An estimated 12 million people in India suffer from epilepsy, about one-sixth of the global cases according to a research paper. Mr. Mikel Feilen from Nevada, USA who has had epilepsy since 1970 is here to explain it to you in his own words.
If you will, imagine waking up after your first epileptic seizure. You come to in small snippets, seeing just momentary flashes of reality. Maybe, you see yourself being slid into the back of the ambulance or people standing around you, staring and asking if you are alright. You don’t even know where you are, let alone, how you are. You fade in and out of consciousness, slowly realizing that something bad has happened. Coming out of the darkness, you begin to feel the fear inside grow. When you are finally told that you had a seizure, emotions begin to swirl through you at the speed of panic. In an instant you have labelled yourself as an epileptic and worst of all, you feel different, somewhat freakish. From that point on, your life changes forever.
I was 15 years old when I had my first grand mal seizure, I remember that feeling well. Since then I have learned a great deal about the illness. I wish I could share everything I know but that would make for a very long article. What I will be discussing are things many people want to know or should know.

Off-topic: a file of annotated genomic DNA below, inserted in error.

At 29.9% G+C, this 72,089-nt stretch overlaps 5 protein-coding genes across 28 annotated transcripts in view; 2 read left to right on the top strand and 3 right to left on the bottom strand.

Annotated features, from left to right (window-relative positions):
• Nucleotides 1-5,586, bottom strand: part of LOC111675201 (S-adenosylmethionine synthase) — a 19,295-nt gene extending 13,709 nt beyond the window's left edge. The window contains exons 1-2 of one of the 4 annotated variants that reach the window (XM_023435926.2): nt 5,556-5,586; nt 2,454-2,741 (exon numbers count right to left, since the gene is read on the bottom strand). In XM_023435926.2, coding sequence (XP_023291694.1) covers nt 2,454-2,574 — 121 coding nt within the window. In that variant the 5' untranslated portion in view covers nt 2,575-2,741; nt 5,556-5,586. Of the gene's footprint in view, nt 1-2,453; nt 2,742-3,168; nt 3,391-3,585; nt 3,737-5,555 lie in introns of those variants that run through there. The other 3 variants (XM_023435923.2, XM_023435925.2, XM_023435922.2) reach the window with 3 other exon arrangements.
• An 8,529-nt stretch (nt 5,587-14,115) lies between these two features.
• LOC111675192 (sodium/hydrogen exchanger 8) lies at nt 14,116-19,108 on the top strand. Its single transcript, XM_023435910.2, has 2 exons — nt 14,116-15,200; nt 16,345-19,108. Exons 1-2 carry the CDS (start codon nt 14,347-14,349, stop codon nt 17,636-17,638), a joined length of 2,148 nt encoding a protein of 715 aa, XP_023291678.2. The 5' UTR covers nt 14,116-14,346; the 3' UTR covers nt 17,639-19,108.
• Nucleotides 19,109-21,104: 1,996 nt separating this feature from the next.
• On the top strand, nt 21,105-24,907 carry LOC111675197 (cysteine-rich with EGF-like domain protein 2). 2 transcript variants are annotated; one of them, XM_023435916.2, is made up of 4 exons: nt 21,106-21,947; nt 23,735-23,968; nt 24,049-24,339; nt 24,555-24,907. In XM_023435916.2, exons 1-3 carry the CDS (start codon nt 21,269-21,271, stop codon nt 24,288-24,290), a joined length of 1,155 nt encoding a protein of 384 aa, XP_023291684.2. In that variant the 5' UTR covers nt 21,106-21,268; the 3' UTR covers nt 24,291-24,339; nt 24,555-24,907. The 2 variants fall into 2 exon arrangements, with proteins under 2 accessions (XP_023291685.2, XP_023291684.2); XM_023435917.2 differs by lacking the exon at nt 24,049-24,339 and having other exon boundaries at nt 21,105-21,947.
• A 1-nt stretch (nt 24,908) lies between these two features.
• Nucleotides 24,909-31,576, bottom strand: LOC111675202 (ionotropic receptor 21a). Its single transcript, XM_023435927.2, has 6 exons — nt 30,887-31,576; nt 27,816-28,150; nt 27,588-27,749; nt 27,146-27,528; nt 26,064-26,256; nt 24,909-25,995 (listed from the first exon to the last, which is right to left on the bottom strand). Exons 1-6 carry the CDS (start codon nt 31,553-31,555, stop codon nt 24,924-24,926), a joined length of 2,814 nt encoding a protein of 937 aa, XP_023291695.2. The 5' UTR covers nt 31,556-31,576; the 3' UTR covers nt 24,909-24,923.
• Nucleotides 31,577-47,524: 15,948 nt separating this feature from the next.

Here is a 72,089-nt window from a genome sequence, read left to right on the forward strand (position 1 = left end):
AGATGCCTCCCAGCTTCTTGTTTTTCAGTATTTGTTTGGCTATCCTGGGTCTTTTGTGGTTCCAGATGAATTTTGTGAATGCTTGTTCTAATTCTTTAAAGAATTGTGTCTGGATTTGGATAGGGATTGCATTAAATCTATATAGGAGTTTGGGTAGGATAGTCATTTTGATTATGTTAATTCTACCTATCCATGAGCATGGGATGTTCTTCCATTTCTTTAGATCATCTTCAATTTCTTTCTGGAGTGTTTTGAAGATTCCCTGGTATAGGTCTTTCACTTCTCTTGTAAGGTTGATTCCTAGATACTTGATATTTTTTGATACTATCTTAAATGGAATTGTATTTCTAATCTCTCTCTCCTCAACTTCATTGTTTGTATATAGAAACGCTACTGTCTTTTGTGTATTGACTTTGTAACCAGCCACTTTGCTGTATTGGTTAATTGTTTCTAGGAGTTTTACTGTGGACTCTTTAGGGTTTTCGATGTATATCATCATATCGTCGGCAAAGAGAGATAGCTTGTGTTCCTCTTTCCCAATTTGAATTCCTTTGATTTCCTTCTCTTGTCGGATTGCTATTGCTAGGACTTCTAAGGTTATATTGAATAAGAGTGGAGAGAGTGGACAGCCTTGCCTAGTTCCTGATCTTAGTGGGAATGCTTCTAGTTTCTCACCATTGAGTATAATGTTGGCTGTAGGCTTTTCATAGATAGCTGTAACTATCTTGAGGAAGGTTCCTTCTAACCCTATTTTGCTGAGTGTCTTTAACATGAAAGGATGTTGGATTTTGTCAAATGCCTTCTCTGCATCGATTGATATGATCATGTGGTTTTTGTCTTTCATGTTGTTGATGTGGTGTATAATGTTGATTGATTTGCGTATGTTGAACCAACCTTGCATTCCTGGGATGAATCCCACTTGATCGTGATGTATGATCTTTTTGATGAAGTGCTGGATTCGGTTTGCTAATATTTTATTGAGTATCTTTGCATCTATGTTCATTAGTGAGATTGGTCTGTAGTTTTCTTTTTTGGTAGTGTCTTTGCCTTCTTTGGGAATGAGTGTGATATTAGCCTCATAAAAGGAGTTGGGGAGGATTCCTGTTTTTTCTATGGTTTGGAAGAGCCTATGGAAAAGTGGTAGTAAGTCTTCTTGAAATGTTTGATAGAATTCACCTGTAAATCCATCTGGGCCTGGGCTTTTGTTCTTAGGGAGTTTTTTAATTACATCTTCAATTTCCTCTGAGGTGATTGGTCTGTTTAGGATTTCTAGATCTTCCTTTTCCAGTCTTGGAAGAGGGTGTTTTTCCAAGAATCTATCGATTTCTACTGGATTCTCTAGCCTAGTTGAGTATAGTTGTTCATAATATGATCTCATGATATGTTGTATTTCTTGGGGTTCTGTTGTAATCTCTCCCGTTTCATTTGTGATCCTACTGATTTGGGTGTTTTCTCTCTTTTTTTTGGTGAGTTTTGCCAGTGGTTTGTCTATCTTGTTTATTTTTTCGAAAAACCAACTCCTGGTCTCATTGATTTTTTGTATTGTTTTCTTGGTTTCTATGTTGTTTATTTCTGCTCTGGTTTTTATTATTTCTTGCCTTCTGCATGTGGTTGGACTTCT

** What is epilepsy, giving people a better understanding of what is happening inside the brain?
** What are the three phases of a seizure?
** Who can get epilepsy?
** Who are an epileptic’s angels?
** How can you help someone having a seizure?
Simply put, epilepsy is a brain disorder. In most people, their brain cells fire correctly and without much interference when communicating with each other. With epilepsy and other seizure disorders, the neurons (brain cells) misfire, causing a seizure. An enormous amount of energy is released in a very short amount of time leading to extreme exhaustion. The normal span a seizure should last is between 1-3 minutes, but the recovery time can take a week. If the seizure lasts for 5 minutes or the seizures are close together and repetitive, then get medical assistance immediately. And yes, people can die from a seizure. There are several types of seizures, the grand mal seizure, (being the most severe), partial and complex partial seizures and nocturnal seizures are the most common. Regardless of the seizure, each person’s seizures are unique but we do share certain commonalities.
Seizures are broken down into three phases, the Aura, Ictus and Postictal. The Aura can be the scariest part of a seizure because it acts as a signal letting you know the monster is about to visit. It can affect your smelling, vision, mental awareness and more. Personally, my auras are the spacy, brain fog kind that comes and goes for a couple of hours before the actual seizure. My auras never lie! If I am having auras then definitely, I will have a seizure that day. Some epileptics do not get auras, they just go straight into a seizure without any warning. I am not sure which is worse, the knowing or the not knowing.
The next phase is the Ictus; the seizure itself. This phase is the most terrifying to any onlookers. It is as if a monster was released inside my body and is fighting to free itself. I have caused serious damage to myself over the years as the monster struggled to escape. Bruises, bumps, teeth knocked out, skin scraped off and the tongue chewing, all of which are felt in phase three.